In the first half of the workshop, I tell participants about various pieces of information they should have on hand in order to write well-thought-out plans. My first topic is about defining their organizations, and I always ask, "For what purpose do you exist?" (Yeah, that gets me a few funny looks.) I follow quickly with two more questions: "What's your mission statement?" and "What are your administration's main goals for your info center or library?"
What I'm trying to get at with these questions is to make sure that people don't spend time writing plans for events or services that aren't worth their valuable time and effort. This kind of forethought can help prevent people from doing and promoting projects that don't really fall under the organization's mission.
This can be an odd concept for some. Yet, part of good marketing (and of any job, really) is ensuring that you're in line with organizational objectives. Put more simply, there should be a reason for whatever you do, and a big part of that reason should be "this is what my organization is about." You need to support your org's mission. (SLA is doing just that with its very smart Alignment Initiative.)
Still, during workshops when I ask listeners why their libraries exist, the answers usually aren't terribly deep or detailed. Some say "to help people" or "to provide information to improve lives," and that's great. But it's not exactly what I mean. Everyone should know the exact mission statement of his or her org or corporation and use it to help make everyday decisions.
Yesterday, I found a great article about this very thing when a trusted associate, Pat Wagner of Pattern Research, posted a link on Facebook. It's called "Accomplishing More With Less, Instead of Doing More With Less." I thought to myself, "Man, I need to read that!" Turns out, this post from the Executive Leadership Group, Inc. was all about what I recommend in my workshop. People can do more work that matters, it says, by concentrating on what needs to be accomplished (according to the mission) rather than on the steps they think they need to do.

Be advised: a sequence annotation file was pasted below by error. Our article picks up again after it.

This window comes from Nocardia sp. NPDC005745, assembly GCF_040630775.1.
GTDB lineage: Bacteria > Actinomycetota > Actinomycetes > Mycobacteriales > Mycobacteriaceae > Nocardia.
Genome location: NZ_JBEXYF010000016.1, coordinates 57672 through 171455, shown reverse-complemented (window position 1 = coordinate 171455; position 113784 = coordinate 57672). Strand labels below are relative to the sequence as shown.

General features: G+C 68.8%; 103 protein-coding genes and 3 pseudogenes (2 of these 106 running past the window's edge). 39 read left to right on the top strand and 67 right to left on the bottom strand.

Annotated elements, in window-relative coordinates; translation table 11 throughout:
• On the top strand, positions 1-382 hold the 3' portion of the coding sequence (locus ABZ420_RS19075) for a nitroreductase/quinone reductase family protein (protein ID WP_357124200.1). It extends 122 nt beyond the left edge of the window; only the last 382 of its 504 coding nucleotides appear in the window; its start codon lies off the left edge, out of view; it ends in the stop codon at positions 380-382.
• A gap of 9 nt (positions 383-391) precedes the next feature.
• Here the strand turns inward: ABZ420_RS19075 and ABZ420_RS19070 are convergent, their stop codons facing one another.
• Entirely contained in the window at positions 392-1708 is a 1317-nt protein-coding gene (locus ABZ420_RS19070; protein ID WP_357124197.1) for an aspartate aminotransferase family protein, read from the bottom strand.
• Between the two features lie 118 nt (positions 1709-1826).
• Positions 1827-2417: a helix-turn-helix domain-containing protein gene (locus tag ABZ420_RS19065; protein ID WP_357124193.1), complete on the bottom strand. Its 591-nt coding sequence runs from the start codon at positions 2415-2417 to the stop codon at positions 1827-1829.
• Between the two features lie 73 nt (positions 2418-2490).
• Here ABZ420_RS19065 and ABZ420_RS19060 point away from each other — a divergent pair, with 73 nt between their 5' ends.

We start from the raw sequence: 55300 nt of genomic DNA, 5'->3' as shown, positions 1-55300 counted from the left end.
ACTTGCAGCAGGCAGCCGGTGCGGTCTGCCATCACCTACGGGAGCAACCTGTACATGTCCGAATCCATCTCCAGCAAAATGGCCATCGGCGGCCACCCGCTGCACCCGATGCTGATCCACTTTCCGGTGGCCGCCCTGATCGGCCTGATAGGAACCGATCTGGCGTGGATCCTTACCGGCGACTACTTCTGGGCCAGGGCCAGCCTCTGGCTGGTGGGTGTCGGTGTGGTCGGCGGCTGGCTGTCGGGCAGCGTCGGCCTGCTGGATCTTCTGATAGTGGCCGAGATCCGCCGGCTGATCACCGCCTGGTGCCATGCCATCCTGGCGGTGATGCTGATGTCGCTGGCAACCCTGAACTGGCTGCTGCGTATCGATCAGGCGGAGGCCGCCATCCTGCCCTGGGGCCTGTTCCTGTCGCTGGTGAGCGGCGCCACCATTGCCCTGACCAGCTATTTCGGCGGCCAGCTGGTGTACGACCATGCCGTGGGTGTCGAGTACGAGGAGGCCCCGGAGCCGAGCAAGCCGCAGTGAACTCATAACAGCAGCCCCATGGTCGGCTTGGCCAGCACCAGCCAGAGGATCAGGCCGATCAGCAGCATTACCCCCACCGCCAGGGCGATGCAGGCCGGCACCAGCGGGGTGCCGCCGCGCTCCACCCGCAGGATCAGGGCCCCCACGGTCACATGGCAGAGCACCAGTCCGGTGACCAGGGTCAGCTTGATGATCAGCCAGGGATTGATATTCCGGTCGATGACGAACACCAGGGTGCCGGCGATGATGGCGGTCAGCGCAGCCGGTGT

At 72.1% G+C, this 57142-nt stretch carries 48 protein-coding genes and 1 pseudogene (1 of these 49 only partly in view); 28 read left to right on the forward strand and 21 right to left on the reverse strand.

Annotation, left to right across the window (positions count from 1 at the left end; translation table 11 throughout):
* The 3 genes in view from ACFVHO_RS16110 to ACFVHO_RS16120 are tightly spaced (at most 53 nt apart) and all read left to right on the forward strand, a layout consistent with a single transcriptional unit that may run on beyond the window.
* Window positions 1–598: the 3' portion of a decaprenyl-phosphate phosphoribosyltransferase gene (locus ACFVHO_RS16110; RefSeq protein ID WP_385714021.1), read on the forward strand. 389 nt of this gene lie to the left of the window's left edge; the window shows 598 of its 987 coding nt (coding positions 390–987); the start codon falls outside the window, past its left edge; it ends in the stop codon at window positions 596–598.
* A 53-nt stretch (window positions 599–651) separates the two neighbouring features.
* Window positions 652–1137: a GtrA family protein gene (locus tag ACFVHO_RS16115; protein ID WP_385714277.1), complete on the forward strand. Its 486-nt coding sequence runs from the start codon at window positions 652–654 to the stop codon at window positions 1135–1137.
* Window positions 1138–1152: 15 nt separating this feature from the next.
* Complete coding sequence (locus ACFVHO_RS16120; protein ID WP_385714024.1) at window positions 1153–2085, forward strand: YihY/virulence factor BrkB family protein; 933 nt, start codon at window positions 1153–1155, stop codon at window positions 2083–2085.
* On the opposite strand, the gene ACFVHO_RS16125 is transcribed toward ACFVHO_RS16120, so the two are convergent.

This will make more sense when you read the whole post (it's not long), but I'll whet your appetite here by sharing the three questions that these leadership gurus say you should ask in order to work more efficiently:
1. What's the point?
2. How will I know when I've achieved the point?
3. What can we stop doing that doesn't achieve the point?
Their tactics also mirror other points from my workshop:
1. Be sure that you're promoting something worthwhile, that your target audience really wants & needs.
2. If you don't set specific goals for where you want to be, you'll never know when you get there.
3. True marketing can save you time & money because getting to know what target audiences want can reveal what they don't want. Those would be products or services you can stop spending resources on.
I was excited to find this leadership article and to see that it recommends the same things I do, albeit in different language & in a different situation. I hope it helps prove to you why the market research / info gathering / getting to know your target audience is essential for doing good marketing. It's not sensible to try to offer (and promote) every possible thing. I mean, what would be the point of that?
(**I say "mini"' plans because this workshop isn't about writing an overall organizational plan; you couldn't do that with half a day and only a few staff members present. This one is about planning how to promote one event or service to a couple specific target markets. Once attendees understand the process, however, they can use it to write bigger & better plans going forward.)